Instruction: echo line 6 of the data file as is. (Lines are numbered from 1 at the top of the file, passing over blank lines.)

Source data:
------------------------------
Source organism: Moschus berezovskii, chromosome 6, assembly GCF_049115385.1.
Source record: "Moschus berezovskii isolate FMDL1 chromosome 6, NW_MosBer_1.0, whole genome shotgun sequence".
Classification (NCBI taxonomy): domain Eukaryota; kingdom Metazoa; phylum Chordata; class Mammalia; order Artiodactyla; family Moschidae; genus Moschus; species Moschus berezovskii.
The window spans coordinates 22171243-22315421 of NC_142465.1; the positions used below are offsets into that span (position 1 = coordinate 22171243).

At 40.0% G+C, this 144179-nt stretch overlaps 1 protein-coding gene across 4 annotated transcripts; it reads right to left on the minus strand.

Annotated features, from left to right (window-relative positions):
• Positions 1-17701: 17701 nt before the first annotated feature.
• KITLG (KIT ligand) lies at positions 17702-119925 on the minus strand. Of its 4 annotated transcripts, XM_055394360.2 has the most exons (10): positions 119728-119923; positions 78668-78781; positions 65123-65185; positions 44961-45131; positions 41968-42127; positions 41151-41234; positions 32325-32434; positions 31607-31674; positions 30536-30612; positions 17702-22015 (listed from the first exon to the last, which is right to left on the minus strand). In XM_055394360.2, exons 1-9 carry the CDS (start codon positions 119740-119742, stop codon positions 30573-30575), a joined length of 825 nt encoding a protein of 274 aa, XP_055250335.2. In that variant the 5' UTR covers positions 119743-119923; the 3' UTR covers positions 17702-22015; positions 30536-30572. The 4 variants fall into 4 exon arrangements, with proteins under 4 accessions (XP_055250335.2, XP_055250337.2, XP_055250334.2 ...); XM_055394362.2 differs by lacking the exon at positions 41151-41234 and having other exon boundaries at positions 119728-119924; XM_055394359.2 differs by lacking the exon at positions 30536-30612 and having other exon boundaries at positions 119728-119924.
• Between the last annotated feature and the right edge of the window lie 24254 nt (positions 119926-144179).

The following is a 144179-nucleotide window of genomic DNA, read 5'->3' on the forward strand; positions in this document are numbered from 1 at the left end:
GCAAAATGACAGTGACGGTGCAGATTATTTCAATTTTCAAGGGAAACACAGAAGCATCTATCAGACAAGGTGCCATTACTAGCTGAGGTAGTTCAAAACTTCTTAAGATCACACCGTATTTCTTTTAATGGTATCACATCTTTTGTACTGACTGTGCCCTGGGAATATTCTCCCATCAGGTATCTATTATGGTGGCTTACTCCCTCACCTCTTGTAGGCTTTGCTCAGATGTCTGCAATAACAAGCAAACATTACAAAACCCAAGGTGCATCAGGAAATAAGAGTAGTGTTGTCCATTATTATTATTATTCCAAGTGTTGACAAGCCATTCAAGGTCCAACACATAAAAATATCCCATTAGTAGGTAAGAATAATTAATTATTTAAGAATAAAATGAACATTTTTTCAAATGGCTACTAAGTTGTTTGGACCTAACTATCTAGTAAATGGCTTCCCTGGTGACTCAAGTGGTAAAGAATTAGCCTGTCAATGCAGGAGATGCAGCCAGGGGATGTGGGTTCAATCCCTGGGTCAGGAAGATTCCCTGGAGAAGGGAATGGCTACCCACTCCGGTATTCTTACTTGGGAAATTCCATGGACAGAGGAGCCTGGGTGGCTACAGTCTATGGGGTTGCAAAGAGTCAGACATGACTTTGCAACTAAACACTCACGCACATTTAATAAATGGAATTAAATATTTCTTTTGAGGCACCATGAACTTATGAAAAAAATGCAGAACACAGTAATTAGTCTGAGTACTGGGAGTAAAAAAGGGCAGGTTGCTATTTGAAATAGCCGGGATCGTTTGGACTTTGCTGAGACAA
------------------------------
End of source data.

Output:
Annotated features, from left to right (window-relative positions):